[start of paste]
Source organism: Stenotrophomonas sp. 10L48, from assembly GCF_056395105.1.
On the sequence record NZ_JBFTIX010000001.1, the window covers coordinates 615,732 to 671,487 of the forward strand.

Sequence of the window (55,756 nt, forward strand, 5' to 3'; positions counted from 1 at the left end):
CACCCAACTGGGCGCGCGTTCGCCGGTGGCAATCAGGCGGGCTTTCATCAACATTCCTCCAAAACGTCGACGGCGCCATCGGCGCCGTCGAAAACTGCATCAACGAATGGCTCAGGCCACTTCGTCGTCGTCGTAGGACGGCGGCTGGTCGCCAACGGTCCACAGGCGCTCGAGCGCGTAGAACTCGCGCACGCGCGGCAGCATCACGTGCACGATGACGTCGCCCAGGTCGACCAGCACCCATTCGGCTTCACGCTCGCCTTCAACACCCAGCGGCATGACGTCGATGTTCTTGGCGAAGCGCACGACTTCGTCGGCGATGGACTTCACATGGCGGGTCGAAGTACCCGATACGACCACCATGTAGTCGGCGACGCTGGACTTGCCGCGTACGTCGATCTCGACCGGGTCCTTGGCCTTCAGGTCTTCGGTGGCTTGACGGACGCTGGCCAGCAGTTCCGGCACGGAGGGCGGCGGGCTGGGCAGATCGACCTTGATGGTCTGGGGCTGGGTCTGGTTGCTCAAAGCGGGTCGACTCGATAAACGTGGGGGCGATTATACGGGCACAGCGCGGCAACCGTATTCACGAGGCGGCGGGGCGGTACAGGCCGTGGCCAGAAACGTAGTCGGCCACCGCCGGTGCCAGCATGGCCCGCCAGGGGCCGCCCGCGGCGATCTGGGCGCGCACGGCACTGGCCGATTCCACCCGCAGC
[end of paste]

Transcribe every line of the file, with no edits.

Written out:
Source organism: Stenotrophomonas sp. 10L48, from assembly GCF_056395105.1.
On the sequence record NZ_JBFTIX010000001.1, the window covers coordinates 615,732 to 671,487 of the forward strand.

Sequence of the window (55,756 nt, forward strand, 5' to 3'; positions counted from 1 at the left end):
CACCCAACTGGGCGCGCGTTCGCCGGTGGCAATCAGGCGGGCTTTCATCAACATTCCTCCAAAACGTCGACGGCGCCATCGGCGCCGTCGAAAACTGCATCAACGAATGGCTCAGGCCACTTCGTCGTCGTCGTAGGACGGCGGCTGGTCGCCAACGGTCCACAGGCGCTCGAGCGCGTAGAACTCGCGCACGCGCGGCAGCATCACGTGCACGATGACGTCGCCCAGGTCGACCAGCACCCATTCGGCTTCACGCTCGCCTTCAACACCCAGCGGCATGACGTCGATGTTCTTGGCGAAGCGCACGACTTCGTCGGCGATGGACTTCACATGGCGGGTCGAAGTACCCGATACGACCACCATGTAGTCGGCGACGCTGGACTTGCCGCGTACGTCGATCTCGACCGGGTCCTTGGCCTTCAGGTCTTCGGTGGCTTGACGGACGCTGGCCAGCAGTTCCGGCACGGAGGGCGGCGGGCTGGGCAGATCGACCTTGATGGTCTGGGGCTGGGTCTGGTTGCTCAAAGCGGGTCGACTCGATAAACGTGGGGGCGATTATACGGGCACAGCGCGGCAACCGTATTCACGAGGCGGCGGGGCGGTACAGGCCGTGGCCAGAAACGTAGTCGGCCACCGCCGGTGCCAGCATGGCCCGCCAGGGGCCGCCCGCGGCGATCTGGGCGCGCACGGCACTGGCCGATTCCACCCGCAGC